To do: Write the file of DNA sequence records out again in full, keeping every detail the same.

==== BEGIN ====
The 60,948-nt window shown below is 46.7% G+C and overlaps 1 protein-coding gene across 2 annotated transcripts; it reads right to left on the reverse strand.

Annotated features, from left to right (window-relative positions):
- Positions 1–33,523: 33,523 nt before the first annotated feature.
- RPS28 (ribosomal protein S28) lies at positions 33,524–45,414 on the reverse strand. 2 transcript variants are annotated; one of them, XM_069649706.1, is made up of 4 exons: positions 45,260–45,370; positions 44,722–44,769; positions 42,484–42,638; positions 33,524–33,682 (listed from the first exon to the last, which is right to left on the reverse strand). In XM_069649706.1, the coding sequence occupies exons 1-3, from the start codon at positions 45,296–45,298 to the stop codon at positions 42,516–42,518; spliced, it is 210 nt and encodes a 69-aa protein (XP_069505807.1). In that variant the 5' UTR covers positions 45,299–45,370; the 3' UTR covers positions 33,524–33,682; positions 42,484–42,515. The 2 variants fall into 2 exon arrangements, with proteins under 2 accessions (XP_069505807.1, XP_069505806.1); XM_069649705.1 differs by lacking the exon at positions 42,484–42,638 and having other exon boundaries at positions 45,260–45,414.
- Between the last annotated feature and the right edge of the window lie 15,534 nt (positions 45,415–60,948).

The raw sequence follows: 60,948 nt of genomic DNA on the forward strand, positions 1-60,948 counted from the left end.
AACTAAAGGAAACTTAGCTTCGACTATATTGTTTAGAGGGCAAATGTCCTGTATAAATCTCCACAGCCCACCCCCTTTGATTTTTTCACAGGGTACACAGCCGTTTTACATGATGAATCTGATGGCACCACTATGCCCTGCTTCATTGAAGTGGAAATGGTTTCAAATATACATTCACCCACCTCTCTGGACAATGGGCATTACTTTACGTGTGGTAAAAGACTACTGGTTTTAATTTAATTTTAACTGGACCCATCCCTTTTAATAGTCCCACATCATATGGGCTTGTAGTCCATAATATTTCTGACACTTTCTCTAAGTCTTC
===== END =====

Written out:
The 60,948-nt window shown below is 46.7% G+C and overlaps 1 protein-coding gene across 2 annotated transcripts; it reads right to left on the reverse strand.

Annotated features, from left to right (window-relative positions):
- Positions 1–33,523: 33,523 nt before the first annotated feature.
- RPS28 (ribosomal protein S28) lies at positions 33,524–45,414 on the reverse strand. 2 transcript variants are annotated; one of them, XM_069649706.1, is made up of 4 exons: positions 45,260–45,370; positions 44,722–44,769; positions 42,484–42,638; positions 33,524–33,682 (listed from the first exon to the last, which is right to left on the reverse strand). In XM_069649706.1, the coding sequence occupies exons 1-3, from the start codon at positions 45,296–45,298 to the stop codon at positions 42,516–42,518; spliced, it is 210 nt and encodes a 69-aa protein (XP_069505807.1). In that variant the 5' UTR covers positions 45,299–45,370; the 3' UTR covers positions 33,524–33,682; positions 42,484–42,515. The 2 variants fall into 2 exon arrangements, with proteins under 2 accessions (XP_069505807.1, XP_069505806.1); XM_069649705.1 differs by lacking the exon at positions 42,484–42,638 and having other exon boundaries at positions 45,260–45,414.
- Between the last annotated feature and the right edge of the window lie 15,534 nt (positions 45,415–60,948).

The raw sequence follows: 60,948 nt of genomic DNA on the forward strand, positions 1-60,948 counted from the left end.
AACTAAAGGAAACTTAGCTTCGACTATATTGTTTAGAGGGCAAATGTCCTGTATAAATCTCCACAGCCCACCCCCTTTGATTTTTTCACAGGGTACACAGCCGTTTTACATGATGAATCTGATGGCACCACTATGCCCTGCTTCATTGAAGTGGAAATGGTTTCAAATATACATTCACCCACCTCTCTGGACAATGGGCATTACTTTACGTGTGGTAAAAGACTACTGGTTTTAATTTAATTTTAACTGGACCCATCCCTTTTAATAGTCCCACATCATATGGGCTTGTAGTCCATAATATTTCTGACACTTTCTCTAAGTCTTC